New parks were improving, too. The industry’s association encouraged new park construction and became the nation’s biggest mobile home park developers. But home construction still outgrew park growth as communities no longer wanted either. Yet no alarm bells went off. Manufacturers and dealers shifted focus to private lots, scattering mobile homes willy nilly across the countryside, with too many on trashy lots in pastures and further dinging the young industry’s fading image. Zoning boards said, “Enough! Those shabby trailers won’t spoil our town!” And the populace agreed. NIMBY reigned. Manufacturers increased production. Dealers kept buying. Life was too good to step back and ask what we were doing. Suppliers, manufacturers, banks, dealers, insurers and park operators were all coining money. Companies were going public left and right—darlings of Wall Street. And nobody was calling the shots.

It all came crashing down in the 70’s. Half the industry disappeared. Only the strongest survived, and only because building homes in factories is so doggoned efficient.

One strong survivor was Clayton Homes. Starting as a dealer in the 60’s, Jim Clayton focused on the big picture. He consolidated many components of the industry under one name—his. A herculean task, but the nascent industry was so inefficient he was able to pull it off, succeeding so well he attracted the attention of Warren Buffett. Buffett shared the view that the whole housing industry was built and operated by amateurs. And Berkshire Hathaway invested the bucks to greatly expand Clayton’s vision. Clayton keeps growing as competitors fade away, feeling bereft of their birthright. How can that be?

No magic; no secrets, no cheating needed—just sound management capitalizing on the best housing system the world has yet seen. No one else has matched Clayton/Buffett’s moxie, so they can breeze along with little competition leaving the other half the industry in the dust.

It’s an unfortunate situation for the entire industry. Shed no tears for Clayton or Buffet. America’s largest homebuilder, they’re diversifying into other aspects of housing and need no help. The rest of the industry needs Clayton more than Clayton needs them.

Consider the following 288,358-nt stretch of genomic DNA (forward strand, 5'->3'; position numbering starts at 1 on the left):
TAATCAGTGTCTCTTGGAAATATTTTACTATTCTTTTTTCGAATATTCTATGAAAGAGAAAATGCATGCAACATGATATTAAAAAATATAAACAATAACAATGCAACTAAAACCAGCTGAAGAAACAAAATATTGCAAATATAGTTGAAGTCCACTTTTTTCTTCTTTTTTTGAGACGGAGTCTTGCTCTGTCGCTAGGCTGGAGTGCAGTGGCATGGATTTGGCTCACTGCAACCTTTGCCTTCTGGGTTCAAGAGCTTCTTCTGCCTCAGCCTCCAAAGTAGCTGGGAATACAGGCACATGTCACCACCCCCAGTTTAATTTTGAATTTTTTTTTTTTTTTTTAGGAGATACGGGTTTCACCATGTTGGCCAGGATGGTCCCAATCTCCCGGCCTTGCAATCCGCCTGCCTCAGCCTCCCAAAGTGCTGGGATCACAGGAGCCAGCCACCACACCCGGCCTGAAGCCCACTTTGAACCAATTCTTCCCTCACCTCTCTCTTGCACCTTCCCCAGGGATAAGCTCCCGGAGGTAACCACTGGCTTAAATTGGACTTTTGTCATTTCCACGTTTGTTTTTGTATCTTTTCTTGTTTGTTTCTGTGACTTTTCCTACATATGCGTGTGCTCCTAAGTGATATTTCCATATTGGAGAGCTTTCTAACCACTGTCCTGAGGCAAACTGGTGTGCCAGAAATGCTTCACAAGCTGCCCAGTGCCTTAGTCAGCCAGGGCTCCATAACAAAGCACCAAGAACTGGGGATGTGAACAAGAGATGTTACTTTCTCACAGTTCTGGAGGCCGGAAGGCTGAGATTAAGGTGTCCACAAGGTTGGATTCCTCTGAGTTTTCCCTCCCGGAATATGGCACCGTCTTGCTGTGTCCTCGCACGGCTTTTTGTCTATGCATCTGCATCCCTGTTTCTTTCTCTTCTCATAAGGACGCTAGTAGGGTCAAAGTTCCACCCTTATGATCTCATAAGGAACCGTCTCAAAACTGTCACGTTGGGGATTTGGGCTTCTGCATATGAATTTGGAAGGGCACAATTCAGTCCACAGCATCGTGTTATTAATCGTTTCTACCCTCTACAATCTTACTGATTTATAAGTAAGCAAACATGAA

I’m just a lonely aging voice, but I’ll accept my share of the blame for creating this stigmatic mess. It’s way past time roll up our sleeves, work together and find ways to restore the momentum lost 50 years ago. It can be done with or without Clayton, but not without focused leadership and united effort.

Bob Vahsholtz
Robert "Bob" Vahsholtz was born in Kansas during the Great Depression. After graduating from Art Center College in Los Angeles he was drafted into the Army and ended up living in a small trailer he bought for $500 while stationed in Alaska. Living in that trailer in Fairbanks suggested the trailer industry showed potential. After his 1960 discharge Bob moved the family to Elkhart, Indiana where he worked for Richardson Homes as a designer and continued living in a mobile home; one of very few industry people who chose his own product over a conventional house. In 1966, Bob and a partner opened an industrialized housing design office. In 1971 they sold the practice to a subsidiary of Bethlehem Steel and moved to Delaware, Ohio where they designed, and operated a modular home factory for Bethlehem. In 1973, Bob and family returned to Elkhart and reconnected with a former Canadian client whose factory Bob’s firm designed. Starting in 1974, Bob ran that factory and designed their second in Quebec. That small company became Canada’s largest builder of mobile homes. In 1988, Bob retired to acreage on California’s Central Coast and later the Washington Peninsula where he enjoys writing, travelling and spending time with family.